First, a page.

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Dinamicas de Animacion (icebreakers)

One Voice

I got this from Kani Club, the improvisation school in Tokyo. It is a great "Yes, and..." game.

Pairs or trios (daunting to do in larger groups, but could be done with practiced players).

The idea is for the players to speak a sentence simultaneously without knowing what the sentence will be ahead of time, relating the sentence to some physical action or pantomime.

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Speed Dating

Simple, familiar, quick dialogue game.

Two rows of people facing each other, standing close enough to hear each other over the noise of others speaking. Joker chooses a theme and explains the rules -- both people should talk and listen, one minute, when time is up one line shifts one person to the left. (The last person on the row moves to the other end of their line.)

Often used for introductions. Can also be used for a check-in, or for rapid discussion after another activity.

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Beat the Jokers

Set up games such that the jokers are competing against the players. If the jokers win, the players have to do a task, like sing a song, or dance. If the players win, they choose the penalty.

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Me --> You (recognition game)

This is adapted from a game I learned at Kani Club -- the improv club I participate in from time to time. (http://kaniclub.com/) In Japanese, the game is "watashi -- anata".

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What's better than that?

This is a game in which the group builds an idea by accepting and adding to the previous idea (yes, and...).

The Flow:
In a circle, small or large group.

  • Joker asks the group to think of something good.
  • When a player has an idea, they start the play by naming their good thing -- e.g. "A cup of hot coffee."
  • Next player adds to it, to make it better -- "A cup of hot coffee on a cold morning."
  • Third player adds -- "A cup of hot coffee on a cold morning in the mountains."
  • And so on. Continue adding as long as the energy is good.
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Mistake Game

A fast-moving concentration game in which mistakes are celebrated. I learned this from Kaisu Tuominiemi, a coach at Mondragon Team Academy.

In a circle, five to maybe ten people.

Phase One

The joker starts the game by putting her left hand on her right shoulder and saying, "one!"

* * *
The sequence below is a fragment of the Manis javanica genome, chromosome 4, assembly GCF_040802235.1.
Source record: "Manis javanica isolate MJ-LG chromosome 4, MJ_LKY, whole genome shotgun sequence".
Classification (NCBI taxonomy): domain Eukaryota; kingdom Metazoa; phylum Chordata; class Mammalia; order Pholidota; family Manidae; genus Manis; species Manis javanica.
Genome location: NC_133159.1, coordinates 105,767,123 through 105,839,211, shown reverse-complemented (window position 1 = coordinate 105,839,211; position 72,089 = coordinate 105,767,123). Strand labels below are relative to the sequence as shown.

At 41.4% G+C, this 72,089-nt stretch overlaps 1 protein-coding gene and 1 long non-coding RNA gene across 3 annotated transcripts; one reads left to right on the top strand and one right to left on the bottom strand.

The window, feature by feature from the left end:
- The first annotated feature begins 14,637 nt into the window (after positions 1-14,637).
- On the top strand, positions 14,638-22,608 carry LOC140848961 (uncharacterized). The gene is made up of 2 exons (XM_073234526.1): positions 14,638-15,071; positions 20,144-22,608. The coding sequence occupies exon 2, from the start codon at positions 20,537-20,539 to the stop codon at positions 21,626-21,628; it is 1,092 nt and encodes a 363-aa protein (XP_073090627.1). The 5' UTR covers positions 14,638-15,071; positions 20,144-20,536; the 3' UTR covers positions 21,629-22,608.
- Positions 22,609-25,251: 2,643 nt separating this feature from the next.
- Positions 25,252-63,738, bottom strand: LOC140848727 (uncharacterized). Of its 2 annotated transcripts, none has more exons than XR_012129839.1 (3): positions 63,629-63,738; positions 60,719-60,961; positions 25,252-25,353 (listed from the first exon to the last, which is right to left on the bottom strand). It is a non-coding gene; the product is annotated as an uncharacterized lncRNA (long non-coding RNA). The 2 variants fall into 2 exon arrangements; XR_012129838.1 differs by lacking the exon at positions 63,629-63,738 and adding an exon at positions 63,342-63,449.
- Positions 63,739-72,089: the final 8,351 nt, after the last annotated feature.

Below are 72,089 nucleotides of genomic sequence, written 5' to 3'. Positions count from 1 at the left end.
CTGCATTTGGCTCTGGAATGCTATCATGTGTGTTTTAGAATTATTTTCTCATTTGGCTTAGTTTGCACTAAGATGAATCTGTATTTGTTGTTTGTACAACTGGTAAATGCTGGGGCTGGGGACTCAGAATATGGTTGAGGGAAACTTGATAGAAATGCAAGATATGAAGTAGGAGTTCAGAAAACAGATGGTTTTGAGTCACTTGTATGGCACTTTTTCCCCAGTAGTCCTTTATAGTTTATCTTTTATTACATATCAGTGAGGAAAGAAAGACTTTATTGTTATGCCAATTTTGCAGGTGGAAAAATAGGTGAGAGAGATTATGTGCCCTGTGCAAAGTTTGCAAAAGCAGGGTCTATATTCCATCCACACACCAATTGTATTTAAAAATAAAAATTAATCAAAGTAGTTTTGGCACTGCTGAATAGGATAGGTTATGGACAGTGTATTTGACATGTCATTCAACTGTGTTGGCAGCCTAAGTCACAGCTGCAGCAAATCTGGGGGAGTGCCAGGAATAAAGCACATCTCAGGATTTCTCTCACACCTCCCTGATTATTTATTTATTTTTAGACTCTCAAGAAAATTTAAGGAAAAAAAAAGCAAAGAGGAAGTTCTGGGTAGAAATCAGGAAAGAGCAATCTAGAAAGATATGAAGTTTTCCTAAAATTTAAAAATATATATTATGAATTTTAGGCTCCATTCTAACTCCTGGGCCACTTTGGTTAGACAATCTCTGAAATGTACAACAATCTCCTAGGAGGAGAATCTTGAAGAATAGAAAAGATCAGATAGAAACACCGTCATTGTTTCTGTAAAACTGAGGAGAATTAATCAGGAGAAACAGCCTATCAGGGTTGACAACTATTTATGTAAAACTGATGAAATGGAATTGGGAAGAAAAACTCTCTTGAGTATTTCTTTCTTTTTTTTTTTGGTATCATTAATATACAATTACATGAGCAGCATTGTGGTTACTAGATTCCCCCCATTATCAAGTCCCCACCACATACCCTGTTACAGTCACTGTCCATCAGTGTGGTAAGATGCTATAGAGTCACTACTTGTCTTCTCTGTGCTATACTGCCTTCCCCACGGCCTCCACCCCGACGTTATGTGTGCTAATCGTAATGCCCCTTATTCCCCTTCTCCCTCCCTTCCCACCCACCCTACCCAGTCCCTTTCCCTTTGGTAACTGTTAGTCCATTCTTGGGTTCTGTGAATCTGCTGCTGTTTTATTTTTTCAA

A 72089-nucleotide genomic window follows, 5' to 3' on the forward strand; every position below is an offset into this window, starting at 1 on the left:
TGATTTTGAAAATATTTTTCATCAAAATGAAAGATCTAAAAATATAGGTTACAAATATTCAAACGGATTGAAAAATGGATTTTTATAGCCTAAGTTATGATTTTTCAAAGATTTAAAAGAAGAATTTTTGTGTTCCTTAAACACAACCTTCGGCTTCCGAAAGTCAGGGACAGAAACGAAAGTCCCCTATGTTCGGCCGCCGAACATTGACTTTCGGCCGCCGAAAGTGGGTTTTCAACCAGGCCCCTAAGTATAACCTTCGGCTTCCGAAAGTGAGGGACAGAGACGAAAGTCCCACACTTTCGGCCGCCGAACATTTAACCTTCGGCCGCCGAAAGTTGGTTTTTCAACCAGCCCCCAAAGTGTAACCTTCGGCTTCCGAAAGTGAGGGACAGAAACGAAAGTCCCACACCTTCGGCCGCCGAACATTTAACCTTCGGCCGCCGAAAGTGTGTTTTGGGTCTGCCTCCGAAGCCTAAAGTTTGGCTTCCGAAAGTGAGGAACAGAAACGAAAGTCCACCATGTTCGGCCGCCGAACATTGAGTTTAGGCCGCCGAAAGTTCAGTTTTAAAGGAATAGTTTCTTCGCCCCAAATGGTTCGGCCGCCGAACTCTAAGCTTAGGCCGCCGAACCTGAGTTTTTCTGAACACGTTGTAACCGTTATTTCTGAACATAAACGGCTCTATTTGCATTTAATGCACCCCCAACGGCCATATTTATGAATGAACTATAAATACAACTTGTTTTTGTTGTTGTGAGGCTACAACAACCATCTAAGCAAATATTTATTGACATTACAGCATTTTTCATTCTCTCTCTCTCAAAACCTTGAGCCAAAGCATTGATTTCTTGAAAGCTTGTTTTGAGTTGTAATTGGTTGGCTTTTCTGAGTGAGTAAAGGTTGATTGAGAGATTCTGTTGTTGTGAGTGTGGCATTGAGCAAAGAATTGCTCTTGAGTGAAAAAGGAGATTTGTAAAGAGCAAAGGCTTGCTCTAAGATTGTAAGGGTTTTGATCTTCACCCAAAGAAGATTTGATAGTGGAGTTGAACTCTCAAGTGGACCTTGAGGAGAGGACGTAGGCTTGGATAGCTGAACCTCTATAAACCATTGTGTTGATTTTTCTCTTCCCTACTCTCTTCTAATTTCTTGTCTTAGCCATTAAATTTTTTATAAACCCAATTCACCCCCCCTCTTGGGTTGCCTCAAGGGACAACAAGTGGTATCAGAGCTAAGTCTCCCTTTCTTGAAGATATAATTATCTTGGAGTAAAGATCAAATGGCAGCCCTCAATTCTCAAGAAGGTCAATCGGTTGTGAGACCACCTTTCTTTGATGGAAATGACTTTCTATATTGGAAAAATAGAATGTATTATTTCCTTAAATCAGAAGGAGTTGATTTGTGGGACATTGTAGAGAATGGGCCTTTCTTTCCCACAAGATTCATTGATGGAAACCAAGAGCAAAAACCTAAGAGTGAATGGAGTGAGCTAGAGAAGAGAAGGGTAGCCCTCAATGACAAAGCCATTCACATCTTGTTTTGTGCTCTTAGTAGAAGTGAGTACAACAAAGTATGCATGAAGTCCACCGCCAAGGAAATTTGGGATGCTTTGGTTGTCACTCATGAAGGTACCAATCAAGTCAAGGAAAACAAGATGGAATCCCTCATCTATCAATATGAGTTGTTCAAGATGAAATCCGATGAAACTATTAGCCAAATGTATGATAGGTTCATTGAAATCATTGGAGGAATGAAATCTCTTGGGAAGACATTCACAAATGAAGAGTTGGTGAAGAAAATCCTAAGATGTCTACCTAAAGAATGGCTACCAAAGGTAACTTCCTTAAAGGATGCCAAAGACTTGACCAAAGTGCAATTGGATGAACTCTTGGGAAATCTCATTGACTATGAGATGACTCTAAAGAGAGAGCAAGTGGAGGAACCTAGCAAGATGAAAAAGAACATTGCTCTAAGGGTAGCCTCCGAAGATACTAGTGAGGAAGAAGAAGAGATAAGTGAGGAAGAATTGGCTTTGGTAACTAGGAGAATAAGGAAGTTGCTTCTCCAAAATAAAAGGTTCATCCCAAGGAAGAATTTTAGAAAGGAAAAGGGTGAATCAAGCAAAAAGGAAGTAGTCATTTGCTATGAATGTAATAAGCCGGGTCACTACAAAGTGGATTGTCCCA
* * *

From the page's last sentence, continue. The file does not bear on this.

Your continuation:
The person to her right repeats the motion, saying, "two!"

This continues four more times.

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Favorite/Least Favorite

A simple activity: ask each person to think of her/his favorite and least favorite [word, person, place, object, action, body part(?), letter, number...whatever] and share them with a partner, explaining her choice.

The sharing can be with just one person (quick), with several people in a round-robin format, with the whole group.

The sharing could be done in spoken or written form, could be drawn or pantomimed.

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One line drawing

I learned this from Minami Yoshitaka, Yasuhara Kouhei, and Yamazaki Ryouta in an English class they taught at Meiji University. In this game people compete to create collaborative drawings that illustrate some thing or idea. It could lead very nicely into discussion, especially if the theme is one of relevance to people's lives.

The flow:

  • Form teams of three or four people.
  • The joker chooses a theme, for example, "job hunting" or "Freedom Rides."
  • One player from each team lines up before the whiteboard in a row, waiting for the signal.
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Ten Second Objects

Adapted from "Ten Second Objects" on the Drama Resource website (http://dramaresource.com/games/warm-ups/ten-second-objects) The original activity is great as is:

"Divide everyone into small groups (4-6). Call out the name of an object and all the groups have to make the shape of that object out of their own bodies, joining together in different ways while you count down slowly from ten to zero. Usually every group will find a different way of forming the object. Examples could be: a car, a fried breakfast, a clock, a washing machine, a fire."

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Compare yourself

In this activity people use illustrations of others to introduce themselves through comparison and contrast. I have used images by Joe Sacco from Days of Destruction, Days of Revolt by Chris Hedges and Joe Sacco, but it would also be interesting to use images of historical figures (known or unknown), literary figures, objects (a cactus, a fish net, a wave), etc.

Hand out pictures randomly (or lay on table for self-access).

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